2006 Use Statistics for Virginia Fruit Page

The Virginia Fruit Home Page received 14,175 visits from January through December 2006, based on numbers acquired from the Department of Entomology server for actual requests (not in-page counters). But such visits to the home page itself represents only the tip of the iceburg. Altogether there were 801,973 visits to pages within this web site in 2006, a maximum since the site went on-line in 1997, and a 42% increase from the previous year.

Of the fruit crops represented in the Virginia Fruit Page, the Grape site received the most use for the seventh year (11,591 visits), followed by the Apple Page (8,069 visits) and Peach Page (5,445 visits), Small Fruit (4,402 visits) surpassing the Pear Page (3,935 visits) for the first time.

Within the Apple Page, biological information on pests, predators and bees received much interest. The Apple IPM page received 6,585 visits, and pages associated with Direct Pests 41,770 visits, Indirect Pests 36,869 visits, and Orchard Predators 31,216 visits. This provides a complement to the West Virginia page, which has an emphasis on disease management.  Among grape pests, those causing direct injury received 15,610 visits, and 57,301 for those causing indirect injury.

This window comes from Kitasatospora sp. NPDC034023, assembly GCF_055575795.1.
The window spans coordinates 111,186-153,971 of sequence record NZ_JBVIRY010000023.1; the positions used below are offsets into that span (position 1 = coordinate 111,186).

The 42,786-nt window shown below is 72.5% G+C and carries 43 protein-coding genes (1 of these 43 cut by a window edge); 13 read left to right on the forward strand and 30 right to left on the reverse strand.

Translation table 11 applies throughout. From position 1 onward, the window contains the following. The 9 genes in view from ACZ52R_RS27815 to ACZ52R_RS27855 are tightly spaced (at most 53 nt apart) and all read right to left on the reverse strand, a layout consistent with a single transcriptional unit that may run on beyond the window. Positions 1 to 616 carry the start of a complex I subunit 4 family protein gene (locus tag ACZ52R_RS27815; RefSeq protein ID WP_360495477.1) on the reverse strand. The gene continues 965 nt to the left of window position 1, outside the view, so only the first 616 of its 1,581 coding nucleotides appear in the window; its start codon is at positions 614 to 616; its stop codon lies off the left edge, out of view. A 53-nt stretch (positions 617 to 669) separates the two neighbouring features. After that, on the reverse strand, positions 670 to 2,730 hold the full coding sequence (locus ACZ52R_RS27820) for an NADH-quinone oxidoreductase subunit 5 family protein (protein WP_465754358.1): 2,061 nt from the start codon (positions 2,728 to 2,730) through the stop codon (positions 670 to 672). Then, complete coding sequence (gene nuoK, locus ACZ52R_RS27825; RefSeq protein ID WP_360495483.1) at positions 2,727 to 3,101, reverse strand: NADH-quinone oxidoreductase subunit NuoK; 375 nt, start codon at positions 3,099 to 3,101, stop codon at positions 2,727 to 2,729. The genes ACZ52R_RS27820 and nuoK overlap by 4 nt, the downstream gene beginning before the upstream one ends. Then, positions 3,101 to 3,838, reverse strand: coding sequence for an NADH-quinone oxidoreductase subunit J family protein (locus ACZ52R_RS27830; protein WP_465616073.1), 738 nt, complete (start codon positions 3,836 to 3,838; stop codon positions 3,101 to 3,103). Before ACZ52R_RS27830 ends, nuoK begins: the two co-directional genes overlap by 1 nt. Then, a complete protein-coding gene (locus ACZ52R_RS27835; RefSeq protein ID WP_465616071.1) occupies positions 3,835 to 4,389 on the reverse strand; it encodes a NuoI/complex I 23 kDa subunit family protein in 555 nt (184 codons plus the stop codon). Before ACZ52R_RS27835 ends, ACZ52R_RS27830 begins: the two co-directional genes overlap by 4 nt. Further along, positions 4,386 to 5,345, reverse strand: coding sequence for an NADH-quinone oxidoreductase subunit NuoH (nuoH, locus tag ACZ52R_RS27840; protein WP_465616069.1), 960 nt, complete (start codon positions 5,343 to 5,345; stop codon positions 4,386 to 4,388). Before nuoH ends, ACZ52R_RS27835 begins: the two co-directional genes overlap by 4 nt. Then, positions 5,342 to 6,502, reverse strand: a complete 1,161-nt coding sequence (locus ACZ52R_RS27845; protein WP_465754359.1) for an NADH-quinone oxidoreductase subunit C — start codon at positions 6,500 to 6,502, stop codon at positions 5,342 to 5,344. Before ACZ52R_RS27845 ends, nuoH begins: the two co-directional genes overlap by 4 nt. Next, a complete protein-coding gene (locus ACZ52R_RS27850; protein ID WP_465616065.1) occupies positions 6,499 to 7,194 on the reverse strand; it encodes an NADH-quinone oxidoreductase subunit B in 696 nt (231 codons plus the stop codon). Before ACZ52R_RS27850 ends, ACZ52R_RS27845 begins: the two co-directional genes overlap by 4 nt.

The dozen leading pest species across fruit crops whose pages were visited were (in decreasing order) stink bugs, Japanese beetle, codling moth, plum curculio, European red mite, green June beetle, periodical cicada, oriental fruit moth, tarnished plant bug, grape phylloxera, spirea aphid, and San Jose scale.

The site continues to be used by both commercial and home fruit producers, reflected by use statistics for pages based on Virginia Tech pest management recommendations. There were 51,765 visits to pages associated with the Spray Bulletin for Commercial Tree Fruit Growers (39% Apple, 31% Peach and Nectarine, 11% Pear, 11% Cherry, 8% Plum), 3,943 visits to pages associated with the Spray Guide for Commercial Vineyards, 8,710 visits to pages associated with the Spray Guide for Commercial Small Fruit (41% Strawberry, 29% Blueberry, 30% Caneberry), and 24,822 visits to pages associated with the Spray Guide for Home Fruit (33% Apple and Pear, 22% Grape, 15% Stone Fruit, 12% Blueberry, 9% Caneberry, 8% Strawberry). (In the VCE website, the PDF version of the commercial tree fruit guide received 63,094 visits, the commercial vineyard site received 4,315 visits, the commercial small fruit guide received 1,865 visits, and the home fruit guide received 9,745 visits).

A new section deals with the use of Personal Digital Assistants to distribute fruit IPM information.  The page describing this project (Virginia Fruit AdVisor: PDAs as Extension Delivery Tools) received 1,267 visits.  But the total visits for pages associated with the project were 43,903.

A new section, created in cooperation with the North American Bramble Growers Association, received 15,202 visits.

Send comments by e-mail to: Douglas G. Pfeiffer